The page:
Scripture without the Lord is dead. Such was the case for the Pharisees and the Sadducees of Jesus’ day. They knew the entire Old Testament word for word, but they didn’t know God. They didn’t know the Gospel. They didn’t understand God’s master plan, which is our redemption and reconciliation to Him.

Thus, to the Pharisees and Sadducees, the Old Testament became an endless list of proclamations, rules, laws, ceremonies, commandments, and ordinances. Knowing these scriptures meant endless word studies, explorations of word definitions, and debating whether the words actually meant what they said.

This impacted the way the scriptures were taught as the disciples were growing up. So, when Jesus said, “I have given them thy word,” He was saying that He completed the word they knew by giving them the Living Word, Himself.

He accomplished this by speaking past the noise of doctrinal debates by going to the heart of what the scriptures addressed. While the Pharisees and Sadducees quoted the commandment, “Thou shalt not commit adultery,” before debating what the definition of “adultery” was, Jesus said, “If you look upon a woman to lust after her, you have committed adultery in your heart.”

In that teaching, Jesus pointed out that the sin in your heart is what separates you from God.

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Many people parse words from the scriptures to delude themselves into thinking that they haven’t sinned. They redefine terms, they make excuses or find exceptions. However, when we apply the teachings of Christ to the words of the Law, we find not only are we all sinners, but we still have sin in our hearts.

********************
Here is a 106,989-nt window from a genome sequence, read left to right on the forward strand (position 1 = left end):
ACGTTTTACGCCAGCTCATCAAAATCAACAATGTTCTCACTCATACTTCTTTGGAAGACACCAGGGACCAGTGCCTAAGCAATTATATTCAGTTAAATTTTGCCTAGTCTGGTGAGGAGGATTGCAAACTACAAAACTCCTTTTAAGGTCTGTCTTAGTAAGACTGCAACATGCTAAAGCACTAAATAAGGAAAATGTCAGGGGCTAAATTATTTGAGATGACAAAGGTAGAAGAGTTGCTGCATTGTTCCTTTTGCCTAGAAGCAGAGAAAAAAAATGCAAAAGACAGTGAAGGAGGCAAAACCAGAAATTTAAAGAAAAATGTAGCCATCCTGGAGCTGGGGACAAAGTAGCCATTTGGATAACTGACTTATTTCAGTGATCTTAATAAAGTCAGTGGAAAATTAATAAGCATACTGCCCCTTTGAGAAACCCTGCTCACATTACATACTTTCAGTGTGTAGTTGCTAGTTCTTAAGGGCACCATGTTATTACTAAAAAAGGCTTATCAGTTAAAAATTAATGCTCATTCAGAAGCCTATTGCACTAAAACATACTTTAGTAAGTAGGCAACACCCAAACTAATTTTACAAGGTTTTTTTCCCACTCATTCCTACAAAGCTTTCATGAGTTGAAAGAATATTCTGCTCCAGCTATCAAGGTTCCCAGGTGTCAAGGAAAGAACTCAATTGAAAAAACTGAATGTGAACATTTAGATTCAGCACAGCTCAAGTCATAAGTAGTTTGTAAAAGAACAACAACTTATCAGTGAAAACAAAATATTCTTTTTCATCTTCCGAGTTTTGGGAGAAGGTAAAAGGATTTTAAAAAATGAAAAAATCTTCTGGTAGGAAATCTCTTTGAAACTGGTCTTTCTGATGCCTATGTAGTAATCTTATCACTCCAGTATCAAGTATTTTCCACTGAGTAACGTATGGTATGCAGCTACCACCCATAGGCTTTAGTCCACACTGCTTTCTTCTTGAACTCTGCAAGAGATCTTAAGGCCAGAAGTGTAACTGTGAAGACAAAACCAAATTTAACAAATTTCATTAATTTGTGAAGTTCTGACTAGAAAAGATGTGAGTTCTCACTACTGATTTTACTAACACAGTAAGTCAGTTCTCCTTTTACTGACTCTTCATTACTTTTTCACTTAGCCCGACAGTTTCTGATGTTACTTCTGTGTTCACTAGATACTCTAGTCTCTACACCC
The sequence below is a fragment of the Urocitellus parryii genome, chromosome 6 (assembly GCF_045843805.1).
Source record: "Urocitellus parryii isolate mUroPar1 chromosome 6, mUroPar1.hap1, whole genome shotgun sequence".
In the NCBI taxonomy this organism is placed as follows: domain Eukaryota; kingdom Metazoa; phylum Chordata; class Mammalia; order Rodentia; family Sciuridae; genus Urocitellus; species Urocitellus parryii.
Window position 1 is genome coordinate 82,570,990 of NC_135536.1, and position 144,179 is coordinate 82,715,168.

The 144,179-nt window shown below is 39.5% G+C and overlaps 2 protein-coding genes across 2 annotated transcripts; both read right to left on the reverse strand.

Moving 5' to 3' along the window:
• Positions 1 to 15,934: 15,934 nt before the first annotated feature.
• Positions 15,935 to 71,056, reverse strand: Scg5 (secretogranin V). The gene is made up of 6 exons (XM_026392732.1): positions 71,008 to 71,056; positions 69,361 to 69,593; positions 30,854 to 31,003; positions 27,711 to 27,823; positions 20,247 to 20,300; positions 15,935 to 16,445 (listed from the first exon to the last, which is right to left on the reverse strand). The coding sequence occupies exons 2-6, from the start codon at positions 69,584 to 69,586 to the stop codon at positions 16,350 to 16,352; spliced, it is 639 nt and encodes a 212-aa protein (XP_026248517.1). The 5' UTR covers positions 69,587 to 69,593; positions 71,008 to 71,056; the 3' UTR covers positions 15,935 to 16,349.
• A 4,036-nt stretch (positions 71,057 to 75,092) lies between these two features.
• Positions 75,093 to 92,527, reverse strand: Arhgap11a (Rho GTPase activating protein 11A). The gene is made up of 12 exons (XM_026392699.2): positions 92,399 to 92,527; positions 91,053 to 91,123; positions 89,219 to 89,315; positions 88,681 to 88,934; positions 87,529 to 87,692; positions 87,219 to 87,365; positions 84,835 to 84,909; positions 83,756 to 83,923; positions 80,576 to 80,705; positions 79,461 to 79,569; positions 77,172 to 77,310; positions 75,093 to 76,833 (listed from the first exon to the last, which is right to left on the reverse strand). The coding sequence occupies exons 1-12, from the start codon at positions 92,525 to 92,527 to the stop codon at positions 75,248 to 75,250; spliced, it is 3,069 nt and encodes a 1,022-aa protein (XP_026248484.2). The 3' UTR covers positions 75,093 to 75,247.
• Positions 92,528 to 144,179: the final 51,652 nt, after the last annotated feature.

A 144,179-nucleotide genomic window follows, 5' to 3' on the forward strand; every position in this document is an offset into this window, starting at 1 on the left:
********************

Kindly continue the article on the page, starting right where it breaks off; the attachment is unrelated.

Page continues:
It’s a sentiment the Apostle Paul knew all too well when He wrote, “But I see another law in my members, warring against the law of my mind, and bringing me into captivity to the law of sin which is in my members. 24 O wretched man that I am! who shall deliver me from the body of this death? 25 I thank God through Jesus Christ our Lord. So then with the mind I myself serve the law of God; but with the flesh the law of sin.”

In Romans 7, Paul related how he struggled with sin, not doing the things he knew he should, while doing the things he knew he shouldn’t. It came to the point that even when he did the right things, he did those things with sin in his heart. It all came to the conclusion of Paul confessing his wretchedness and proclaiming his faith that Christ would redeem him from his brokenness.

Paul had this keen awareness of his broken condition because he not only knew the scriptures, but he knew the God behind the scriptures. Thus, in Galatians 3:24, he wrote that the “law is our schoolmaster to bring us unto Christ, that we might be justified by faith.”

As we continue to hold ourselves up to the light of the scriptures and the sinless perfection of Christ, we continually see our need for his grace and forgiveness. Thus, we find ourselves continually trusting in His forgiveness, and as we do that, we find ourselves being transformed by the scriptures to the point that we become more aligned with the values, character, and mission of Christ.

When that happens, we are no longer of the world, as Christ said. And when we are no longer of the world, we no longer have its values and mindset, it rejects us and we become its enemy.

We should not fear this, however, as Christ went on to pray that God would not take us out of the world, but that He would protect us from the evil one.